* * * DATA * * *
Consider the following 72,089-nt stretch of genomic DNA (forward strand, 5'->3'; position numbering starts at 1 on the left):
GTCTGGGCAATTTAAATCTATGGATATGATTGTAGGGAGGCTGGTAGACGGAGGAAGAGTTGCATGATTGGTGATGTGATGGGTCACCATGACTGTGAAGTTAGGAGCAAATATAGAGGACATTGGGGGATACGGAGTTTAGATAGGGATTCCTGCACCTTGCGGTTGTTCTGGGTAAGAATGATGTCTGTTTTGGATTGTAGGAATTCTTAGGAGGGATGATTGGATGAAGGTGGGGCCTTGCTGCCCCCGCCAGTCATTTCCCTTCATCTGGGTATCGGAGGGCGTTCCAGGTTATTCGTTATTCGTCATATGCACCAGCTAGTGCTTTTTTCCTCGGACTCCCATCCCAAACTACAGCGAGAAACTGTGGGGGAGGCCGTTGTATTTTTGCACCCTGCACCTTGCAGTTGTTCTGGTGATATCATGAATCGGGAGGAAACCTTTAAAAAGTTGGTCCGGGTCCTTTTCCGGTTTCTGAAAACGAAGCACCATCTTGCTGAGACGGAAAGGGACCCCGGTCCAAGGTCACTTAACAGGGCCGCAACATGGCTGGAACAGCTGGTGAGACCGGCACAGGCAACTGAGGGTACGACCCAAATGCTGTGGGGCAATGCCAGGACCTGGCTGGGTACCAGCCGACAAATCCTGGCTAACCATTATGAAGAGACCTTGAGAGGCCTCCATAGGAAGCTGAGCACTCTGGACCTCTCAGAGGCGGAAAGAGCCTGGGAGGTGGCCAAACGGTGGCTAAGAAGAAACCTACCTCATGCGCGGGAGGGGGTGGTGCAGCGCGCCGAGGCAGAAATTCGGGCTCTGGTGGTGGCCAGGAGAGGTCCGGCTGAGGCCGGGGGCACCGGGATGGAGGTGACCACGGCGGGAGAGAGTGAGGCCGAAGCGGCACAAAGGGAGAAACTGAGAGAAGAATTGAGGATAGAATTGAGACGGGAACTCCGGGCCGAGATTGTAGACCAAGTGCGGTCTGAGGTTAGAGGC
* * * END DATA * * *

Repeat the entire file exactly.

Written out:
Consider the following 72,089-nt stretch of genomic DNA (forward strand, 5'->3'; position numbering starts at 1 on the left):
GTCTGGGCAATTTAAATCTATGGATATGATTGTAGGGAGGCTGGTAGACGGAGGAAGAGTTGCATGATTGGTGATGTGATGGGTCACCATGACTGTGAAGTTAGGAGCAAATATAGAGGACATTGGGGGATACGGAGTTTAGATAGGGATTCCTGCACCTTGCGGTTGTTCTGGGTAAGAATGATGTCTGTTTTGGATTGTAGGAATTCTTAGGAGGGATGATTGGATGAAGGTGGGGCCTTGCTGCCCCCGCCAGTCATTTCCCTTCATCTGGGTATCGGAGGGCGTTCCAGGTTATTCGTTATTCGTCATATGCACCAGCTAGTGCTTTTTTCCTCGGACTCCCATCCCAAACTACAGCGAGAAACTGTGGGGGAGGCCGTTGTATTTTTGCACCCTGCACCTTGCAGTTGTTCTGGTGATATCATGAATCGGGAGGAAACCTTTAAAAAGTTGGTCCGGGTCCTTTTCCGGTTTCTGAAAACGAAGCACCATCTTGCTGAGACGGAAAGGGACCCCGGTCCAAGGTCACTTAACAGGGCCGCAACATGGCTGGAACAGCTGGTGAGACCGGCACAGGCAACTGAGGGTACGACCCAAATGCTGTGGGGCAATGCCAGGACCTGGCTGGGTACCAGCCGACAAATCCTGGCTAACCATTATGAAGAGACCTTGAGAGGCCTCCATAGGAAGCTGAGCACTCTGGACCTCTCAGAGGCGGAAAGAGCCTGGGAGGTGGCCAAACGGTGGCTAAGAAGAAACCTACCTCATGCGCGGGAGGGGGTGGTGCAGCGCGCCGAGGCAGAAATTCGGGCTCTGGTGGTGGCCAGGAGAGGTCCGGCTGAGGCCGGGGGCACCGGGATGGAGGTGACCACGGCGGGAGAGAGTGAGGCCGAAGCGGCACAAAGGGAGAAACTGAGAGAAGAATTGAGGATAGAATTGAGACGGGAACTCCGGGCCGAGATTGTAGACCAAGTGCGGTCTGAGGTTAGAGGC